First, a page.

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Blood red color in Bettas: a new pigment


Gaps in the genetic modeling of non-reds

The globally accepted model for red pigmentation in Bettas is ineffective to explain the issue that we will deal with here: the blood red pigment existing in the color of current Bettas.

In this article (and through our Course on Betta Genetics) we present the evidence that points to the existence of a new pigment. We will propose genetic modeling for practical purposes in betta breeders’ greenhouses.

See how interesting this can be in your betta strains!


A new pigment in bettas

The bettas we know in aquariums have very different colors and their distribution. Genes act on the fixation or instability of colors and the arrangement of colors in the phenotype, allowing it to change over the life of the betta – which is undesirable for breeders who seek stability in the improvement of their strains.

The domesticated bettas we know today are the result of the cross between different species of the Betta genus. In other words, they are fertile attractive hybrids, aesthetically and commercially.

In this sense, a new pigment has been attracting the attention of creators, which we will call BLOOD RED.


The current betta: a fertile hybrid and its genetic modeling

The selective breeding of bettas occurs with unprecedented beginnings. All visual characteristics (colors, color arrangements and formats) have Genetic Modeling, some of which are still from the 1960s, idealized by researcher Gene Lucas and others.

The domesticated betta, found in exhibitions is the result of the cross between Betta imbellis, Betta smaragdina, Betta mahachaiensis, Betta simorum and others, resulting in real living jewels.


The nature of the blood red line

This new type of red color can be seen in the first Red Dragon bettas that appeared on the world market. The photo below illustrates an example.

Note that the quality of the red tone in some Bettas Red Dragon (photo above) is different from that found in traditional red bettas – cherry reds.

According to the traditional model suggested by Gene Lucas, the betta is red (NrNr, Nrnr) or non-red (nrnr). That is, the two never occurring simultaneously.


Remember that in the nomenclature of genetics, everything related to recessivity uses a small letter, and when referring to dominance, the capital letter is used.

From this, there are the three genotypes of the initial modeling (1960s) that would define the presence of reds and yellows. See below:

Nr Nr – homozygous red (the two alleles are equal)
Nr nr – heterozygous red (the two alleles are different)
nr nr – non-red – would be the yellow ones

Gene Lucas was not concerned with classifying each of the different color arrangements from the traditional yellow ones. These began to emerge from the mating between heterozygous red Nrnr and yellow nrnr.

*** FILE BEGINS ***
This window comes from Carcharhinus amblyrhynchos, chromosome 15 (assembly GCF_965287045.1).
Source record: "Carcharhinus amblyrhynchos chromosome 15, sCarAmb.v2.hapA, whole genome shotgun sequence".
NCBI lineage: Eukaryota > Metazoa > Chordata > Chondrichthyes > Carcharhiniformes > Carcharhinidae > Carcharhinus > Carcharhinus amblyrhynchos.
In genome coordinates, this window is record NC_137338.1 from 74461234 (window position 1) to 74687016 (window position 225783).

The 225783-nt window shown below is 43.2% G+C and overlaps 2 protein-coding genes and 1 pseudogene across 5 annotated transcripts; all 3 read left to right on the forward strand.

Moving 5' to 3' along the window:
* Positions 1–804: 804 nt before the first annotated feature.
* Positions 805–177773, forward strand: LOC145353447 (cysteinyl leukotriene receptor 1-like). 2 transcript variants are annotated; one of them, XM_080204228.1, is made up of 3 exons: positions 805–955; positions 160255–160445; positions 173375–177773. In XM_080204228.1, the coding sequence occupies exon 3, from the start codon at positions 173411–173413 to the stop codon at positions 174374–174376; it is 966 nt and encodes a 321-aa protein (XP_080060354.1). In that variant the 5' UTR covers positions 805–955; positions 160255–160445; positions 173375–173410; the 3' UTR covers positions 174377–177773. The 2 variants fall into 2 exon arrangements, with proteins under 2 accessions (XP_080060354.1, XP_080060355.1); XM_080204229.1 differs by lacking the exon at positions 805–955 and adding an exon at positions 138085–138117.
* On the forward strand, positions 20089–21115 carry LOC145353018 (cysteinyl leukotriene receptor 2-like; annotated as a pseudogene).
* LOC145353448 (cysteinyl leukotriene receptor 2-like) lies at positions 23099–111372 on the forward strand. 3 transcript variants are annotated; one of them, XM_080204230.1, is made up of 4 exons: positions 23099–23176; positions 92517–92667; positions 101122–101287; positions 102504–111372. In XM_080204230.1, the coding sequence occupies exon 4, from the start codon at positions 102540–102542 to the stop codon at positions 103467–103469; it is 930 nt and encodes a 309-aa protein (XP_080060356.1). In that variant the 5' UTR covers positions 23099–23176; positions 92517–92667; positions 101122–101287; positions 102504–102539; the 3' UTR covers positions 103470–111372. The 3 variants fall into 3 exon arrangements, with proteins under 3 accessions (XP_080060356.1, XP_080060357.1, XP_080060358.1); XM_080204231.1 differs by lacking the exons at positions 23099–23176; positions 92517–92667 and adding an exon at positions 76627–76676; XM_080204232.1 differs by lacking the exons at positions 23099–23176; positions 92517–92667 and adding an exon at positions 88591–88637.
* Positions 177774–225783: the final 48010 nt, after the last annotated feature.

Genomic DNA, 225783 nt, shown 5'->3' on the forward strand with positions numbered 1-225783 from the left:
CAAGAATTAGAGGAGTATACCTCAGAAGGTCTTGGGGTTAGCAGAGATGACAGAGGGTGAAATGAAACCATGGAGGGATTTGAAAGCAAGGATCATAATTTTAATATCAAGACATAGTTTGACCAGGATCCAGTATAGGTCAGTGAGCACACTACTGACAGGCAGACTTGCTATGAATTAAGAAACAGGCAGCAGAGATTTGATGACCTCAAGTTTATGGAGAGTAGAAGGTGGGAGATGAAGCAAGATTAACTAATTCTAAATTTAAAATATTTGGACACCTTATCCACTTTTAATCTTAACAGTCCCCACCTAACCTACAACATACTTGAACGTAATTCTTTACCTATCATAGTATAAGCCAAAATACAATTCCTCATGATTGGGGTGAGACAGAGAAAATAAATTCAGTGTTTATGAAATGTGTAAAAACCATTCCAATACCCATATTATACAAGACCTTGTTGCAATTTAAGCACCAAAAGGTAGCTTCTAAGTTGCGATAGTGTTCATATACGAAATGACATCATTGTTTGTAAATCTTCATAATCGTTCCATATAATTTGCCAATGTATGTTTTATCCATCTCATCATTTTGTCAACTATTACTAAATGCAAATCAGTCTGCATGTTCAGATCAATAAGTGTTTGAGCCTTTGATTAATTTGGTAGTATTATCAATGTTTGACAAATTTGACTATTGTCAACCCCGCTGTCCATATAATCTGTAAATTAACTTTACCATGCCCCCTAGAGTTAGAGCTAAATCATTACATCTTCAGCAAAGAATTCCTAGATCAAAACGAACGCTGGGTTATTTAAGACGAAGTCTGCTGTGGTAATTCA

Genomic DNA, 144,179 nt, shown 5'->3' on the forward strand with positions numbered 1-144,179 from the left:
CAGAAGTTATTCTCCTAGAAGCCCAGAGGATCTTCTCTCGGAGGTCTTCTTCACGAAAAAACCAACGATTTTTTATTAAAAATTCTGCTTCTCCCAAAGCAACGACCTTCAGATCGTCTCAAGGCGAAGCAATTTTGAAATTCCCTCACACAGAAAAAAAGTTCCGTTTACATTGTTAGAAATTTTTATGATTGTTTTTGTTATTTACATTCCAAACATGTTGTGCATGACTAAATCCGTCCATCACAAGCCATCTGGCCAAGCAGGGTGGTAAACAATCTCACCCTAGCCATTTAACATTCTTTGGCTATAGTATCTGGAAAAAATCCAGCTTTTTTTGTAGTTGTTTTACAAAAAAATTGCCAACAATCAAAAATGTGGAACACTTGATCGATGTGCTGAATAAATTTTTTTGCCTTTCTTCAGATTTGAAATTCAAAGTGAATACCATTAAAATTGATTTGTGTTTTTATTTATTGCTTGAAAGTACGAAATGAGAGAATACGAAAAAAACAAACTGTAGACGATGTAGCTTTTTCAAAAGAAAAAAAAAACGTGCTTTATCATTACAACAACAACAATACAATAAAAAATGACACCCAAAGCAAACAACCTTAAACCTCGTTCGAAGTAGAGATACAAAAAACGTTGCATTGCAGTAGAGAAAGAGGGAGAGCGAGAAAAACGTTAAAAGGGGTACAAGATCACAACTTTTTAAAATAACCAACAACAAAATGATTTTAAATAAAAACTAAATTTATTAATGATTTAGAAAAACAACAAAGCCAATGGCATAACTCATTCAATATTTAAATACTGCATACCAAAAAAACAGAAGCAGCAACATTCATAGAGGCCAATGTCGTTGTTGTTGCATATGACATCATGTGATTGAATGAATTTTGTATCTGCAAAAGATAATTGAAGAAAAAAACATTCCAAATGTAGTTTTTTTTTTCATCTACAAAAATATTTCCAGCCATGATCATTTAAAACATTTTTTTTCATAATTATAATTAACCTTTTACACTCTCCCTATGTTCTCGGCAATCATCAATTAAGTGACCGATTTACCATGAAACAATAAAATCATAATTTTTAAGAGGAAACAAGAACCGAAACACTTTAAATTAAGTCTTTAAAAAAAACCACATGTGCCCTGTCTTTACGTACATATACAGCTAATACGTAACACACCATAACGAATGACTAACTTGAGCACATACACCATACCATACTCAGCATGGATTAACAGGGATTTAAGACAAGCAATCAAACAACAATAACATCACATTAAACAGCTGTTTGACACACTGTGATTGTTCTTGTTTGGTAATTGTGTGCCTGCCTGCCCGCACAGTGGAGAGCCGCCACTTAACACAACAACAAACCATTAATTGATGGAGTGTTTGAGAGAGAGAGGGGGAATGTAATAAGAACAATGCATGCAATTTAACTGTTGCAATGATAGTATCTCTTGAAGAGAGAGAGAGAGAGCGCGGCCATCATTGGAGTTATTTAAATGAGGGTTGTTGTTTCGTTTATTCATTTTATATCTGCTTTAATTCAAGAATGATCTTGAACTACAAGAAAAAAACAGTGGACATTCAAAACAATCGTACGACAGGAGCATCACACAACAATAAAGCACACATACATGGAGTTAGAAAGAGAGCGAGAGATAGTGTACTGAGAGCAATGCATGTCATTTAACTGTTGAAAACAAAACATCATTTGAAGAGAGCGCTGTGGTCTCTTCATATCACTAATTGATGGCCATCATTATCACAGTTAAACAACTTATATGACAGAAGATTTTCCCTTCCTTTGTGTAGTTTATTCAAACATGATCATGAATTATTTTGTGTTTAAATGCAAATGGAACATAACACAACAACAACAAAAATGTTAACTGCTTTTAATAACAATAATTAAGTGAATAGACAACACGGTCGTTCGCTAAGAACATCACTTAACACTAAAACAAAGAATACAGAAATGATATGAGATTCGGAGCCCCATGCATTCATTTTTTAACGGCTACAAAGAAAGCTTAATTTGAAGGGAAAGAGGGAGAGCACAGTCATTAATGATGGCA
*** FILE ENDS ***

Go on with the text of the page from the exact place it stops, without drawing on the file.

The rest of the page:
Pineapple and chocolate bicolors began to appear, and later, during the 1990s, orange and pink.

Both pink, orange, pineapples, chocolates, as well as the yellow ones will be included as nrnr in the model proposed by Gene Lucas.

See the photos shown below.

OBS: do not confuse the pink ones with the camboja bicolors, that have other genetic modeling.


Validation: would this new red really be a new pigment?

For the blood red coloring of the first Bettas Red Dragon there would be a new hypothesis: a different model from the traditional cherry red.

This was confirmed when this red began to appear in some bettas, along with the traditional yellow, chocolates and pineapples.

The Bettas Plakat phenotypes below have this characteristic:

Note that there are yellow and blood red colors appearing together in the betta in the images above. Therefore, there is a need to modify and expand the traditional model.


Questions arise to validate this modeling

a) How to define the colors of the new red and those of non-reds working together?

It becomes evident that a second pair of genes is needed for its modeling, together with the pair Nr / nr.

b) How can this be possible according to the universally accepted model for reds and non-reds?

Because they are fertile hybrids, their DNA has different genes for the blood red pigment compared to the red and non-red pigments, each coexisting in a specific locus.


Proposition of genetic modeling for the blood red gene in bettas

The traditional genes (Nr) and (nr) existing in the current modeling would continue to be responsible for the presence of both cherry red and non-red pigments.

Therefore, we will have another type of red pigment – blood red – represented by the Sg and sg alleles. Remember that they are alleles originating from a different species from Betta splendens, contributing to the formation of the fertile hybrid we know.

See this Orange infiltrated with blood red (the so-called Orange Dalmatian).

This betta will have the nrnr alleles (referring to the orange color), and a pair residing in the other Sg / sg locus, which may be SgSg, Sgsg or sgsg.

We will not go into the analysis and discussion of these new features and their practical modeling. If you want to know how to work with these practical models, join our Course on Betta Genetics, accessing our website.


Good luck with your Bettas!

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